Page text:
Now let’s come to ESP that has too much extent, tucked USP under the carpet.
And your ESP stands for your: EMOTIONAL SELLING PROPOSITION
So what’s an Emotional Selling Proposition?
Sure, your USP will provide logic and reasoning as to why someone should select you but their primary reason will be an emotional one. Your ESP’s are your products/service/companies emotional levers that help the prospect to buy. They are the “beneath the service” triggers to create emotion. So think about the feelings and the emotions that you want to stir up with your prospects and clients and use this in your sales. Can your product/service make the prospect?
* Feel important
* Feel valued
* Feel part of a unique group or select band of people
* Feel whole
* Feel remembered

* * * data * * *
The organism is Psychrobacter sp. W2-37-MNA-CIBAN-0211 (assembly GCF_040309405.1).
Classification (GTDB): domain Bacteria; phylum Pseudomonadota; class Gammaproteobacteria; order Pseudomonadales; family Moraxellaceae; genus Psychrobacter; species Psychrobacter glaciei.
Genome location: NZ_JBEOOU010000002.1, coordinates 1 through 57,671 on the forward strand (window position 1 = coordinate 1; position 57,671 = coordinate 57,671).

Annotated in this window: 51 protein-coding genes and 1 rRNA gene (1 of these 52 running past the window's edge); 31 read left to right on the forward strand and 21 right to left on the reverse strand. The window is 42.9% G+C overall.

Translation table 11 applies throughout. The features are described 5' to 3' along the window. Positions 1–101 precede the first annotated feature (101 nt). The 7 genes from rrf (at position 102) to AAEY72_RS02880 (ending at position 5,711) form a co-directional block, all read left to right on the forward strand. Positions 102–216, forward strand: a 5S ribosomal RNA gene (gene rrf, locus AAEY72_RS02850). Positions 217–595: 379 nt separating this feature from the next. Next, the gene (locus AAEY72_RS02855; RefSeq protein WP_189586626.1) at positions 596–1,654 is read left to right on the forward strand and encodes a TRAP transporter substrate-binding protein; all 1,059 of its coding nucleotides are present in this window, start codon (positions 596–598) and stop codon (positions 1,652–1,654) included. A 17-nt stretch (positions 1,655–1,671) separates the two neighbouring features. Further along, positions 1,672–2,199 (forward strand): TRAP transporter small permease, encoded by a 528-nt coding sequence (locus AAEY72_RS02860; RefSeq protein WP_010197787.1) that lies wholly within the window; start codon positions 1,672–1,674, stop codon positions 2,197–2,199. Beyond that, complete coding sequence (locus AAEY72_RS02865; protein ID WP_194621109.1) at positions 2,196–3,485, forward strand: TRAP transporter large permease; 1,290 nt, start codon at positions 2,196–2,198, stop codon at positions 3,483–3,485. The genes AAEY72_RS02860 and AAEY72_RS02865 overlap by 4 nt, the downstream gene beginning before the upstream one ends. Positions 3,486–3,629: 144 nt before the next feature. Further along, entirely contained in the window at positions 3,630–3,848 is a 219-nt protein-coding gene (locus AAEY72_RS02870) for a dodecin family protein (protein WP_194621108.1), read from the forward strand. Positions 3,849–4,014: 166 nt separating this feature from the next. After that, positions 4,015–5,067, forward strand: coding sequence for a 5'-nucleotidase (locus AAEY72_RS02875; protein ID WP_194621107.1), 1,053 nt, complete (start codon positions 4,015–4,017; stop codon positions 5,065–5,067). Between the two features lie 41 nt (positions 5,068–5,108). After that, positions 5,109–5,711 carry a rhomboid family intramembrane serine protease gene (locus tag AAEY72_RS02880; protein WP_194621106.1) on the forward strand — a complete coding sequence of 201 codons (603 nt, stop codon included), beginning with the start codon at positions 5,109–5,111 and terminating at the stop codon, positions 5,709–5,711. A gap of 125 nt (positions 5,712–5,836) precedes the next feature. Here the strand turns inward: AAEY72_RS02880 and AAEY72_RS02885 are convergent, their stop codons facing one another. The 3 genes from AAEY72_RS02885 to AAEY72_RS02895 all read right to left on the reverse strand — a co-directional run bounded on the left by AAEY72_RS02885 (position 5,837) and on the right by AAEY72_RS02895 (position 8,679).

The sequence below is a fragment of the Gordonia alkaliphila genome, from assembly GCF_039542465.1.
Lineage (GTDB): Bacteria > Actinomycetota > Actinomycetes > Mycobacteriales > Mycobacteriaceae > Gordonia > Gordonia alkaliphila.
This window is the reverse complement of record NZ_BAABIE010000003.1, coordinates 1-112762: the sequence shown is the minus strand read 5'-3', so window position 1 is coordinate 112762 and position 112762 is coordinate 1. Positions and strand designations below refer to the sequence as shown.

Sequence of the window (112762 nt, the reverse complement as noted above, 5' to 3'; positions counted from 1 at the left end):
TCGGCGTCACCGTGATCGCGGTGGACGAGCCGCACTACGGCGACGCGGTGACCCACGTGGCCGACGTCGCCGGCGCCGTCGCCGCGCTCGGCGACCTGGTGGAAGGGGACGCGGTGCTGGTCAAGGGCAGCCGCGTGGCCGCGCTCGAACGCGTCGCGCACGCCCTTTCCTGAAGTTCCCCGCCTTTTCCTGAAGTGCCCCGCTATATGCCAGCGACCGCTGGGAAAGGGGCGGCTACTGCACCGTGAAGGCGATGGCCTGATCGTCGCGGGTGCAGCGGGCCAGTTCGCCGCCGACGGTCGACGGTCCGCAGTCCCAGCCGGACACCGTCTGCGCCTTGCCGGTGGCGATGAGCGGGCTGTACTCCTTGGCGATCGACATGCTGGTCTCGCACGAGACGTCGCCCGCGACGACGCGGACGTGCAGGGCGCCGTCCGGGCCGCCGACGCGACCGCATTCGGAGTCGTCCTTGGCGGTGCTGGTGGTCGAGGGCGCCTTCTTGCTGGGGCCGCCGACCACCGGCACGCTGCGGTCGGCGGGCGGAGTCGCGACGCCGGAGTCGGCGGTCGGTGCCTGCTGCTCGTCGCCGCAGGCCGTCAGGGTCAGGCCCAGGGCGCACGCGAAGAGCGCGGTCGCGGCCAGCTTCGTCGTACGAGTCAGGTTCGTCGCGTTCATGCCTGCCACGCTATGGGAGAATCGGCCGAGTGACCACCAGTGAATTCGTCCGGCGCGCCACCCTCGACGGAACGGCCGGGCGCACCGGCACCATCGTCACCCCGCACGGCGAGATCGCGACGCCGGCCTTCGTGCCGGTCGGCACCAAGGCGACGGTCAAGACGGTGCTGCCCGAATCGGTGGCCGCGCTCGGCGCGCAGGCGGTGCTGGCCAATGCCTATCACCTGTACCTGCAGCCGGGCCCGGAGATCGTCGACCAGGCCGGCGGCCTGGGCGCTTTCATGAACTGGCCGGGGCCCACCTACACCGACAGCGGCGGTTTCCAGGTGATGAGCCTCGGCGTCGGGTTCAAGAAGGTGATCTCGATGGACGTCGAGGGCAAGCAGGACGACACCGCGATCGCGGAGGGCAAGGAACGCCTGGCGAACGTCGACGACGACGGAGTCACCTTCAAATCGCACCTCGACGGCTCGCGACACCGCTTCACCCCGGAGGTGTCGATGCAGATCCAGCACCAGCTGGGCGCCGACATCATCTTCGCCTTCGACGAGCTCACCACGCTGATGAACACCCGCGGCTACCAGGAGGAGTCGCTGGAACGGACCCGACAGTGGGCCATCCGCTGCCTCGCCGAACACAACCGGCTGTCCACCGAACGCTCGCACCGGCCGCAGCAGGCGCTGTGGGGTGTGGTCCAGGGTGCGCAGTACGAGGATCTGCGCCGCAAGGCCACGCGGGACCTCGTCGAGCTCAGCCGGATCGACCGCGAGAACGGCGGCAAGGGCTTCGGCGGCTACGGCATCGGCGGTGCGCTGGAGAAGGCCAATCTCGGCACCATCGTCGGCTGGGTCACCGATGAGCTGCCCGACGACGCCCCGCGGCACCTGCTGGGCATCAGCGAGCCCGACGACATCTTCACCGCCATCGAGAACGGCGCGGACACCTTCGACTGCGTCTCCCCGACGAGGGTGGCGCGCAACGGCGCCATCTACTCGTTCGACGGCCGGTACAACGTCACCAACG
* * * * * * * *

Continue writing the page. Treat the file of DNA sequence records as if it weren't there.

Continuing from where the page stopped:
* Feel attractive
* Feel trendy
* Feel hip
* Feel safe
* Feel accepted
Get the picture?
So, next time you are revisiting your USP’s make sure you take just as long if not longer on your emotional selling proposition too. For decades, marketers and businesspeople have focused on developing their USP, or Unique Selling Proposition.
Think about different brands of products you’ve seen advertised on TV. What’s the main message underlying the ad? Different brands and types of products utilize different primary themes, attributes, or ideas associated with each brand. The problem is that very few products are unique. Just ask people who sell aspirin or gasoline or any other commodity product. So where does that leave us? Emotional Selling Proposition focuses attention on the emotional connection consumers have with your product or service.